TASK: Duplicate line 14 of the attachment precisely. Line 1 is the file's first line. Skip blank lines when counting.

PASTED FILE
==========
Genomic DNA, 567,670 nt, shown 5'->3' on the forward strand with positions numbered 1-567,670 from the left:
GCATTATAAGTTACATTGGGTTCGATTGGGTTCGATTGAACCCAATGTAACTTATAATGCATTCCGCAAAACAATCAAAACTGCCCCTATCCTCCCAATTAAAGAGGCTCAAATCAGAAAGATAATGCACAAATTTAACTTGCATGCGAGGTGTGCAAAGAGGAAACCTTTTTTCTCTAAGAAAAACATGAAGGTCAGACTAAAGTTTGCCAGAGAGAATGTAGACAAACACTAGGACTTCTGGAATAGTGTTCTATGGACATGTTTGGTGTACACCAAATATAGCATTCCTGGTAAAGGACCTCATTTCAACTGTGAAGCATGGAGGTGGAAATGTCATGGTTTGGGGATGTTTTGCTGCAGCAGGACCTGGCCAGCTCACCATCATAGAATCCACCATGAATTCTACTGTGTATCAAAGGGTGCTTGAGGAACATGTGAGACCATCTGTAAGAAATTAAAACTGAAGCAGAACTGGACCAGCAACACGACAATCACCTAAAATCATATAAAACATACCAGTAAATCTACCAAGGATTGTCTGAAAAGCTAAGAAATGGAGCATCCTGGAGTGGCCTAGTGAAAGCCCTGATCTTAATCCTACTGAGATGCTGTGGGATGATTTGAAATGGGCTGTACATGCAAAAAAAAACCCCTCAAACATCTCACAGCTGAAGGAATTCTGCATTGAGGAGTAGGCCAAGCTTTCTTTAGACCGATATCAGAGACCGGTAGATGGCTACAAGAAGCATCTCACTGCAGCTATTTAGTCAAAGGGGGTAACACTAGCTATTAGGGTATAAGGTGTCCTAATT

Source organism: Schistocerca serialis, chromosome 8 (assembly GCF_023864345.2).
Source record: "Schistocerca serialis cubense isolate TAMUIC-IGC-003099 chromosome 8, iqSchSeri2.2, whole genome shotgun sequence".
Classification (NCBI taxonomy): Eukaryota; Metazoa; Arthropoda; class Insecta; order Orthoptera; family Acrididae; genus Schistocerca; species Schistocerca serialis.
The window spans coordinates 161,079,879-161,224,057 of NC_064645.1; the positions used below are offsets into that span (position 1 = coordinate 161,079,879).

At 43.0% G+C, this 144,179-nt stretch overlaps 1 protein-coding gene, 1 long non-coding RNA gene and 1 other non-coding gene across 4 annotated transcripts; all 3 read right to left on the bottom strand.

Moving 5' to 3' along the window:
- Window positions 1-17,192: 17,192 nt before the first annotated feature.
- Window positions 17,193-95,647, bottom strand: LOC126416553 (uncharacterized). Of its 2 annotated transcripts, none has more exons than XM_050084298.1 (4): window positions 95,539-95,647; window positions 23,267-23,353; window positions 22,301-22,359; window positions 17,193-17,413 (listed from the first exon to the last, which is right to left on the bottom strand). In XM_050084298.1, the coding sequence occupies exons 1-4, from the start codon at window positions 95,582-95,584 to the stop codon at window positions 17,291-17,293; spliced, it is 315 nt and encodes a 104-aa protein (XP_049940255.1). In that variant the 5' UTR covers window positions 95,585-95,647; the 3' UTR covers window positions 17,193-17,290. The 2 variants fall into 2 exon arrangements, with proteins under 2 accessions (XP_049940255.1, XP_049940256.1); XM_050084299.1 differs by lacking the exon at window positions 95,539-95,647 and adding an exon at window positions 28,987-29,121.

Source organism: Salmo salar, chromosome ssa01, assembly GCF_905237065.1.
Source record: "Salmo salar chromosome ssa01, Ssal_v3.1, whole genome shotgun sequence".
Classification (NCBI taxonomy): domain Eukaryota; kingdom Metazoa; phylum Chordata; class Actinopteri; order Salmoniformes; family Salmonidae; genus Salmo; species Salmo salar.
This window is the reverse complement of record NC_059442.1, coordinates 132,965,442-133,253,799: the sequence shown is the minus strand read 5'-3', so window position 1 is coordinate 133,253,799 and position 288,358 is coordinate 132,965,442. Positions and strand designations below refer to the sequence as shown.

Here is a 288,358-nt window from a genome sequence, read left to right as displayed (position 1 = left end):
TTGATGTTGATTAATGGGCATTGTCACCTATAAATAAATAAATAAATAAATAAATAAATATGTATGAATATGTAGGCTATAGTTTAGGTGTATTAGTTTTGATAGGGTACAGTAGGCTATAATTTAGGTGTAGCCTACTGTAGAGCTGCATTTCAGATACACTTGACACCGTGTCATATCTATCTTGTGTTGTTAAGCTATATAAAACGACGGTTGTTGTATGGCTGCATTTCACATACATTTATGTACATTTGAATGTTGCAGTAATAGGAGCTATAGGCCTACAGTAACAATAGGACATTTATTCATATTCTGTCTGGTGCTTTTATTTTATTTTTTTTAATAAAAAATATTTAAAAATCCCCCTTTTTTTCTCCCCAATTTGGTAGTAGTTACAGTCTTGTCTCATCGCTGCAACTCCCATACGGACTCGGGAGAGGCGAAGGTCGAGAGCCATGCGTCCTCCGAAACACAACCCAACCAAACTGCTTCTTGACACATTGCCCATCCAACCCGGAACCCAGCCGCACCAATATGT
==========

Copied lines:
This window is the reverse complement of record NC_059442.1, coordinates 132,965,442-133,253,799: the sequence shown is the minus strand read 5'-3', so window position 1 is coordinate 133,253,799 and position 288,358 is coordinate 132,965,442. Positions and strand designations below refer to the sequence as shown.